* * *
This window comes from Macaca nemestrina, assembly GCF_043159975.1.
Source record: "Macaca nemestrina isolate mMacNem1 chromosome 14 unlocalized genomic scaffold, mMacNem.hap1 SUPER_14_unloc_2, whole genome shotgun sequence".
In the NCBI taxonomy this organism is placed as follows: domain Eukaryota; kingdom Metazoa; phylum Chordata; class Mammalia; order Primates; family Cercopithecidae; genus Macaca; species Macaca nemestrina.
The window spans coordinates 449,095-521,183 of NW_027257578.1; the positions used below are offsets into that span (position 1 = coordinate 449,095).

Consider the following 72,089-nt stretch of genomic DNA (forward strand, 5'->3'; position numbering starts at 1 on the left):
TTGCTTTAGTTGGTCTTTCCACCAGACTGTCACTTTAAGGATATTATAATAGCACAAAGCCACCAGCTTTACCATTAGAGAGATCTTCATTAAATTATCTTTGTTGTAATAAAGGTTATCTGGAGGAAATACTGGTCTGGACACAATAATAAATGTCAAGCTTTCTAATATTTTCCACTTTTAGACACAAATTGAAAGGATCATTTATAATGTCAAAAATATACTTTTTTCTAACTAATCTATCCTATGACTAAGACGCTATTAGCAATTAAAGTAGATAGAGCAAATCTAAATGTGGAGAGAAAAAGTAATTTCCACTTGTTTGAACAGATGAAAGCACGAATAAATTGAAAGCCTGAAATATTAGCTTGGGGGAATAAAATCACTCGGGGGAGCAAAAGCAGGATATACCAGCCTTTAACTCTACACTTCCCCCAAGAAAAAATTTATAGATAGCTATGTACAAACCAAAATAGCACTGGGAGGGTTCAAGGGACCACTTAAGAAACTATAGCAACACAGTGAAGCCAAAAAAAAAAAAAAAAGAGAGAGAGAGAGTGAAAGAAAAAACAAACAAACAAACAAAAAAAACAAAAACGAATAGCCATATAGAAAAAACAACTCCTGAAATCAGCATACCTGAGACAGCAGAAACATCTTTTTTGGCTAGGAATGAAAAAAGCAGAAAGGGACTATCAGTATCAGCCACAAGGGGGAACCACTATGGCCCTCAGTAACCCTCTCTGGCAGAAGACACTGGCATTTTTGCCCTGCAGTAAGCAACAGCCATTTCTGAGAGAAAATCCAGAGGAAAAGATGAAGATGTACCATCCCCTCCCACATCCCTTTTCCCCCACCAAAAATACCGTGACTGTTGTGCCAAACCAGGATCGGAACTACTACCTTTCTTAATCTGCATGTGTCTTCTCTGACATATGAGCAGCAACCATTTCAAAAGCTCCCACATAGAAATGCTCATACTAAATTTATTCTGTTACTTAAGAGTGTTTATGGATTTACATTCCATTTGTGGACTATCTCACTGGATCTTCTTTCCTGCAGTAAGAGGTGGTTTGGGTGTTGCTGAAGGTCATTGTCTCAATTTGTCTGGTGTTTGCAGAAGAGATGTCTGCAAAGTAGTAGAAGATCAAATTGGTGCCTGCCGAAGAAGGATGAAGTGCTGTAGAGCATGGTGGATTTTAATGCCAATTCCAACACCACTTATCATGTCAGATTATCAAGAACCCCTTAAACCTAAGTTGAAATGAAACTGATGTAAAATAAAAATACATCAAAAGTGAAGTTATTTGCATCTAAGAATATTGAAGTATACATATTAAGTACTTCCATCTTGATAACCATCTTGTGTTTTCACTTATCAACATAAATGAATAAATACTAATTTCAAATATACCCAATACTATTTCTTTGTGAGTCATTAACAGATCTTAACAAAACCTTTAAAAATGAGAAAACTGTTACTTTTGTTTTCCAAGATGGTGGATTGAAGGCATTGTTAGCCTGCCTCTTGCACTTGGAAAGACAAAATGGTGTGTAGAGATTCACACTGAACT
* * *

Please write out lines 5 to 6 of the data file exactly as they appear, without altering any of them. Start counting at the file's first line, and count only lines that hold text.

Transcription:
Consider the following 72,089-nt stretch of genomic DNA (forward strand, 5'->3'; position numbering starts at 1 on the left):
TTGCTTTAGTTGGTCTTTCCACCAGACTGTCACTTTAAGGATATTATAATAGCACAAAGCCACCAGCTTTACCATTAGAGAGATCTTCATTAAATTATCTTTGTTGTAATAAAGGTTATCTGGAGGAAATACTGGTCTGGACACAATAATAAATGTCAAGCTTTCTAATATTTTCCACTTTTAGACACAAATTGAAAGGATCATTTATAATGTCAAAAATATACTTTTTTCTAACTAATCTATCCTATGACTAAGACGCTATTAGCAATTAAAGTAGATAGAGCAAATCTAAATGTGGAGAGAAAAAGTAATTTCCACTTGTTTGAACAGATGAAAGCACGAATAAATTGAAAGCCTGAAATATTAGCTTGGGGGAATAAAATCACTCGGGGGAGCAAAAGCAGGATATACCAGCCTTTAACTCTACACTTCCCCCAAGAAAAAATTTATAGATAGCTATGTACAAACCAAAATAGCACTGGGAGGGTTCAAGGGACCACTTAAGAAACTATAGCAACACAGTGAAGCCAAAAAAAAAAAAAAAAGAGAGAGAGAGAGTGAAAGAAAAAACAAACAAACAAACAAAAAAAACAAAAACGAATAGCCATATAGAAAAAACAACTCCTGAAATCAGCATACCTGAGACAGCAGAAACATCTTTTTTGGCTAGGAATGAAAAAAGCAGAAAGGGACTATCAGTATCAGCCACAAGGGGGAACCACTATGGCCCTCAGTAACCCTCTCTGGCAGAAGACACTGGCATTTTTGCCCTGCAGTAAGCAACAGCCATTTCTGAGAGAAAATCCAGAGGAAAAGATGAAGATGTACCATCCCCTCCCACATCCCTTTTCCCCCACCAAAAATACCGTGACTGTTGTGCCAAACCAGGATCGGAACTACTACCTTTCTTAATCTGCATGTGTCTTCTCTGACATATGAGCAGCAACCATTTCAAAAGCTCCCACATAGAAATGCTCATACTAAATTTATTCTGTTACTTAAGAGTGTTTATGGATTTACATTCCATTTGTGGACTATCTCACTGGATCTTCTTTCCTGCAGTAAGAGGTGGTTTGGGTGTTGCTGAAGGTCATTGTCTCAATTTGTCTGGTGTTTGCAGAAGAGATGTCTGCAAAGTAGTAGAAGATCAAATTGGTGCCTGCCGAAGAAGGATGAAGTGCTGTAGAGCATGGTGGATTTTAATGCCAATTCCAACACCACTTATCATGTCAGATTATCAAGAACCCCTTAAACCTAAGTTGAAATGAAACTGATGTAAAATAAAAATACATCAAAAGTGAAGTTATTTGCATCTAAGAATATTGAAGTATACATATTAAGTACTTCCATCTTGATAACCATCTTGTGTTTTCACTTATCAACATAAATGAATAAATACTAATTTCAAATATACCCAATACTATTTCTTTGTGAGTCATTAACAGATCTTAACAAAACCTTTAAAAATGAGAAAACTGTTACTTTTGTTTTCCAAGATGGTGGATTGAAGGCATTGTTAGCCTGCCTCTTGCACTTGGAAAGACAAAATGGTGTGTAGAGATTCACACTGAACT